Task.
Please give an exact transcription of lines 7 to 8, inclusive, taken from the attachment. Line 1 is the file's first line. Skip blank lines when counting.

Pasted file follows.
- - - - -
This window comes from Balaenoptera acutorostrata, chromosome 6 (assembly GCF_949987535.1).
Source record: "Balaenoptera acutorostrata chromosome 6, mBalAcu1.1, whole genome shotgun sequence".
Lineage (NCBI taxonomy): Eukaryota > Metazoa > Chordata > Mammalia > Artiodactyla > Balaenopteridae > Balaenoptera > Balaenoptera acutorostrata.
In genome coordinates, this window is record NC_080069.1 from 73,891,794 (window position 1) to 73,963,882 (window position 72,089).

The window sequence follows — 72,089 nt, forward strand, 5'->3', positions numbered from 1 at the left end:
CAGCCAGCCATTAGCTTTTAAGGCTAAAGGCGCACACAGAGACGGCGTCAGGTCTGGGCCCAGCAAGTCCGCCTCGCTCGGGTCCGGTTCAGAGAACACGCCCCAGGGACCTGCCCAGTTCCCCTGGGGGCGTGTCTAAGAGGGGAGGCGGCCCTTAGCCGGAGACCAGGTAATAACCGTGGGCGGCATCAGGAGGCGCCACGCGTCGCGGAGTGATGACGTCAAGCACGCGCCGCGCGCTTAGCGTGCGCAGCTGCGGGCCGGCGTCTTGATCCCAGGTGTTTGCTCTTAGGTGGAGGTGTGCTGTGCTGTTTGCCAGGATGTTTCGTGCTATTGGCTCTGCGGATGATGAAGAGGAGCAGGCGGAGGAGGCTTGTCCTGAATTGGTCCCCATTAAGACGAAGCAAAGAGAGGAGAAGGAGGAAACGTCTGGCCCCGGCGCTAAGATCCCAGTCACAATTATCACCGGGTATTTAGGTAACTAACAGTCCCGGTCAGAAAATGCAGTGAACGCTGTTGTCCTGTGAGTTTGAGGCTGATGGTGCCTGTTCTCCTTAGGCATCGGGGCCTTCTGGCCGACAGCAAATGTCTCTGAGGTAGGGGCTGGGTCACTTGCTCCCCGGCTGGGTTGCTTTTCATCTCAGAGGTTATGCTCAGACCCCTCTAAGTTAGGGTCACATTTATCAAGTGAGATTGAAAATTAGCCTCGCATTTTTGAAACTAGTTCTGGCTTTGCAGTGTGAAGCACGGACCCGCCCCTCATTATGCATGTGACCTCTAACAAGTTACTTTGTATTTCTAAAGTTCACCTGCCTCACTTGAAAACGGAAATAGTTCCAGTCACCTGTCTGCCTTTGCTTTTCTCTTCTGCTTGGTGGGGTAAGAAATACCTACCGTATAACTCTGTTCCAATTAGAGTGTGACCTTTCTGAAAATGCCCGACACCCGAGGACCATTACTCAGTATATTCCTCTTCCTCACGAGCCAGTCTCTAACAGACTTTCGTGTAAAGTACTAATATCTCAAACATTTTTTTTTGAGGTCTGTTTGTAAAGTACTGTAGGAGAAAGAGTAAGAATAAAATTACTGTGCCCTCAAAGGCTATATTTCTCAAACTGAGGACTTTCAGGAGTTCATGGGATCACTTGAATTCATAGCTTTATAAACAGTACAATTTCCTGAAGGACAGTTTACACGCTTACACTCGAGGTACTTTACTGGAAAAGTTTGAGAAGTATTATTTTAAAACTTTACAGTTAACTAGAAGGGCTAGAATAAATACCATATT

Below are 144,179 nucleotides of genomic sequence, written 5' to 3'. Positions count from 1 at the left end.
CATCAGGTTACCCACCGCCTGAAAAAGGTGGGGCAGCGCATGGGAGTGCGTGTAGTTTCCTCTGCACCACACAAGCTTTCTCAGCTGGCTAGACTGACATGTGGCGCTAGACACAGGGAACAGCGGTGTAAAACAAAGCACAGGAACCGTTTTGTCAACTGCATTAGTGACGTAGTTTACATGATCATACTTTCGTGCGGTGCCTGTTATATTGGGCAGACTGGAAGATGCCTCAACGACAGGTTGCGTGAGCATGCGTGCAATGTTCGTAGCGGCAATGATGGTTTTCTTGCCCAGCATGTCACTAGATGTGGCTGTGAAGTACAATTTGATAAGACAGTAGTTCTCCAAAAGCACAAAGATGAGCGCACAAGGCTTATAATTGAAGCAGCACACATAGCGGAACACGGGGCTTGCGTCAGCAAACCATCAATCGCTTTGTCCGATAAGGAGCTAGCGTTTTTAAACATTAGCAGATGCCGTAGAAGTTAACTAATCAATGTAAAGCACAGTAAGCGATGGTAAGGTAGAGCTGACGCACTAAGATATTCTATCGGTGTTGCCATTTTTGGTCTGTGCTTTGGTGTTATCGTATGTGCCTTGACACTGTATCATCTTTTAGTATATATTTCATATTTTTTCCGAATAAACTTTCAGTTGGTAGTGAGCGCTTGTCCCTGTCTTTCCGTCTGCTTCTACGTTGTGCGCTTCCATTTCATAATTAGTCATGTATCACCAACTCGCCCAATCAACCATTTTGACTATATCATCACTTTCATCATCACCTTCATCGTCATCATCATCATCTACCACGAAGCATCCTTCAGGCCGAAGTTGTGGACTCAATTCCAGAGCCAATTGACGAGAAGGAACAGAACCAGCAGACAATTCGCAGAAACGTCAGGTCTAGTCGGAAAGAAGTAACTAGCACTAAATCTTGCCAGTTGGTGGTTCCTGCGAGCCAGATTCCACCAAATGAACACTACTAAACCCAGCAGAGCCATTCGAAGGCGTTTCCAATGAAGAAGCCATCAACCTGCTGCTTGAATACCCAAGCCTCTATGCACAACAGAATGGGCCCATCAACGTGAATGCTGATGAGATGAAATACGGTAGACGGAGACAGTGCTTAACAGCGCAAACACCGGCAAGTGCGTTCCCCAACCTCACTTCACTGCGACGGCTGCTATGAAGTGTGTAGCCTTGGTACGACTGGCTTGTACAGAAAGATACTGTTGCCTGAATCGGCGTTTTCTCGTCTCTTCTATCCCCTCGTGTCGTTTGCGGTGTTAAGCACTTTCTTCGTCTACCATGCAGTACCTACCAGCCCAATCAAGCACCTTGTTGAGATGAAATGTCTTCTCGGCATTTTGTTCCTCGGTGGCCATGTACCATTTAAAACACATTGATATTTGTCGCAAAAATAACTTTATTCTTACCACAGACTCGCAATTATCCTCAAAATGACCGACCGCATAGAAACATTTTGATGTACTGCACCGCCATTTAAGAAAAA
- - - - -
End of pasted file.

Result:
Below are 144,179 nucleotides of genomic sequence, written 5' to 3'. Positions count from 1 at the left end.
CATCAGGTTACCCACCGCCTGAAAAAGGTGGGGCAGCGCATGGGAGTGCGTGTAGTTTCCTCTGCACCACACAAGCTTTCTCAGCTGGCTAGACTGACATGTGGCGCTAGACACAGGGAACAGCGGTGTAAAACAAAGCACAGGAACCGTTTTGTCAACTGCATTAGTGACGTAGTTTACATGATCATACTTTCGTGCGGTGCCTGTTATATTGGGCAGACTGGAAGATGCCTCAACGACAGGTTGCGTGAGCATGCGTGCAATGTTCGTAGCGGCAATGATGGTTTTCTTGCCCAGCATGTCACTAGATGTGGCTGTGAAGTACAATTTGATAAGACAGTAGTTCTCCAAAAGCACAAAGATGAGCGCACAAGGCTTATAATTGAAGCAGCACACATAGCGGAACACGGGGCTTGCGTCAGCAAACCATCAATCGCTTTGTCCGATAAGGAGCTAGCGTTTTTAAACATTAGCAGATGCCGTAGAAGTTAACTAATCAATGTAAAGCACAGTAAGCGATGGTAAGGTAGAGCTGACGCACTAAGATATTCTATCGGTGTTGCCATTTTTGGTCTGTGCTTTGGTGTTATCGTATGTGCCTTGACACTGTATCATCTTTTAGTATATATTTCATATTTTTTCCGAATAAACTTTCAGTTGGTAGTGAGCGCTTGTCCCTGTCTTTCCGTCTGCTTCTACGTTGTGCGCTTCCATTTCATAATTAGTCATGTATCACCAACTCGCCCAATCAACCATTTTGACTATATCATCACTTTCATCATCACCTTCATCGTCATCATCATCATCTACCACGAAGCATCCTTCAGGCCGAAGTTGTGGACTCAATTCCAGAGCCAATTGACGAGAAGGAACAGAACCAGCAGACAATTCGCAGAAACGTCAGGTCTAGTCGGAAAGAAGTAACTAGCACTAAATCTTGCCAGTTGGTGGTTCCTGCGAGCCAGATTCCACCAAATGAACACTACTAAACCCAGCAGAGCCATTCGAAGGCGTTTCCAATGAAGAAGCCATCAACCTGCTGCTTGAATACCCAAGCCTCTATGCACAACAGAATGGGCCCATCAACGTGAATGCTGATGAGATGAAATACGGTAGACGGAGACAGTGCTTAACAGCGCAAACACCGGCAAGTGCGTTCCCCAACCTCACTTCACTGCGACGGCTGCTATGAAGTGTGTAGCCTTGGTACGACTGGCTTGTACAGAAAGATACTGTTGCCTGAATCGGCGTTTTCTCGTCTCTTCTATCCCCTCGTGTCGTTTGCGGTGTTAAGCACTTTCTTCGTCTACCATGCAGTACCTACCAGCCCAATCAAGCACCTTGTTGAGATGAAATGTCTTCTCGGCATTTTGTTCCTCGGTGGCCATGTACCATTTAAAACACATTGATATTTGTCGCAAAAATAACTTTATTCTTACCACAGACTCGCAATTATCCTCAAAATGACCGACCGCATAGAAACATTTTGATGTACTGCACCGCCATTTAAGAAAAA